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Census figures show aging of village — Boomers dominate census

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Yellow Springs is aging more rapidly than anytime in at least the last 40 years, as its median age rose more than seven years in the last decade alone, according to the latest U.S. Census Bureau figures. Meanwhile the number of village youth remained steady while the largest population losses were seen in its college-age population and among the middle aged.

The village’s median age rose to 48.5 years in 2010, more than double its median age of 22.7 in 1970. Yellow Springs now has the highest median age in the Dayton area. The percentage of villagers 45 years and older has grown from a quarter of the population in 1980 to more than half.

As a whole, Yellow Springs lost 7.3 percent of its population, or 274 residents, in the last decade, falling from 3,761 in 2000 to 3,487 in 2010, continuing a 40-year population slide that has left the village with 24.6 percent fewer residents than in 1970. However, the 2008 closure of Antioch College, which had between 500–600 students in 2000, played a significant role in this decline.

Here come the boomers

In the last decade the population grew most quickly among the baby boomers, the cohort of those born between 1946 to 1964. The number of Yellow Springers aged 55 to 65 rose from 390 to 632 people in the last decade. Yellow Springs is aging faster than the rest of the state and the nation as well. Yellow Springs’ median age is now nearly 10 years higher than the rest of Ohio.

The town’s oldest residents — those 85 and older — doubled to 142 people in the last decade. Some of the increase can be attributed to growth at Friends Care Community. Now more than 20 percent of the community are senior citizens (those 65 and older), up from 17 percent in 2000 and just 8 percent in 1980.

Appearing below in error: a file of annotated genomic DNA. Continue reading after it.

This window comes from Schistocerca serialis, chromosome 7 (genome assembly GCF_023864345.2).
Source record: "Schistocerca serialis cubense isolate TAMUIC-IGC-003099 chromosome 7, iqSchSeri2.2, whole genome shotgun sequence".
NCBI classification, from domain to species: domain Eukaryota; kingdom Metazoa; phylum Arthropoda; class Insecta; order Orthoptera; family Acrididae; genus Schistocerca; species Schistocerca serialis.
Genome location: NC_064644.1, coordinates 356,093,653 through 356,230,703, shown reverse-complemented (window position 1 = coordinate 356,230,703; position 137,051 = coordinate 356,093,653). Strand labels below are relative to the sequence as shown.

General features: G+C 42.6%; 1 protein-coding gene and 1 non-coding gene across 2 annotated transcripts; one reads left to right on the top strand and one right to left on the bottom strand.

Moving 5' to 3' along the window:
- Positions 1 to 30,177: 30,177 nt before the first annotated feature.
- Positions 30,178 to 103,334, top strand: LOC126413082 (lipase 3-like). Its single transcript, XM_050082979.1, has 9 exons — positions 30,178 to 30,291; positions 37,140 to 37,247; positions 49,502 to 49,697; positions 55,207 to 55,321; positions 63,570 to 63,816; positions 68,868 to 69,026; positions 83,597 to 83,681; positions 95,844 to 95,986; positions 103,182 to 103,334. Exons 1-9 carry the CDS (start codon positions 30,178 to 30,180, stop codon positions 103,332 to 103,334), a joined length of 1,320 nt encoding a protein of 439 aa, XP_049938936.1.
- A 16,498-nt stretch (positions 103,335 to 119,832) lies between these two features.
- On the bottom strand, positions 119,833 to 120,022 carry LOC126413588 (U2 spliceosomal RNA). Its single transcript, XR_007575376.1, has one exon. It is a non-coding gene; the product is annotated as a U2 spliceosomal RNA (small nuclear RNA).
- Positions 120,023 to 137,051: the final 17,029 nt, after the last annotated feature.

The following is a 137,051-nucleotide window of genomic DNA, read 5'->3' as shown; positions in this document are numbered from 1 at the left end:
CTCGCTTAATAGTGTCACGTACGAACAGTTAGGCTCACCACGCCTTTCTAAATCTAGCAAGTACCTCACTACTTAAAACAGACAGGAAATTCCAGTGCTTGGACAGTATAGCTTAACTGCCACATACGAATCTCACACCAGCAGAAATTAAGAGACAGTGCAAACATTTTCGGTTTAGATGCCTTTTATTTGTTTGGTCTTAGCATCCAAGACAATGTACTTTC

In addition to retaining its older generation, the village may also be attracting new residents who want to retire here, including those who have returned after growing up in the village. Village Manager Mark Cundiff said Yellow Springs is a desirable retirement community because of its walkability, stable housing values, and opportunities for healthy living.

“This town is attractive to a lot of different people and especially for that older group because you’re going to get money out of your house eventually,” Cundiff said. “And you can walk downtown to Tom’s [Market], the hardware store, the pharmacy.” Cundiff added that the town’s numerous wellness practitioners and the bike path are appealing to an older population looking for a healthy lifestyle.

Also attractive is Yellow Springs’ low cost of living compared to other retirement communities, according to Chamber of Commerce director and Council member Karen Wintrow.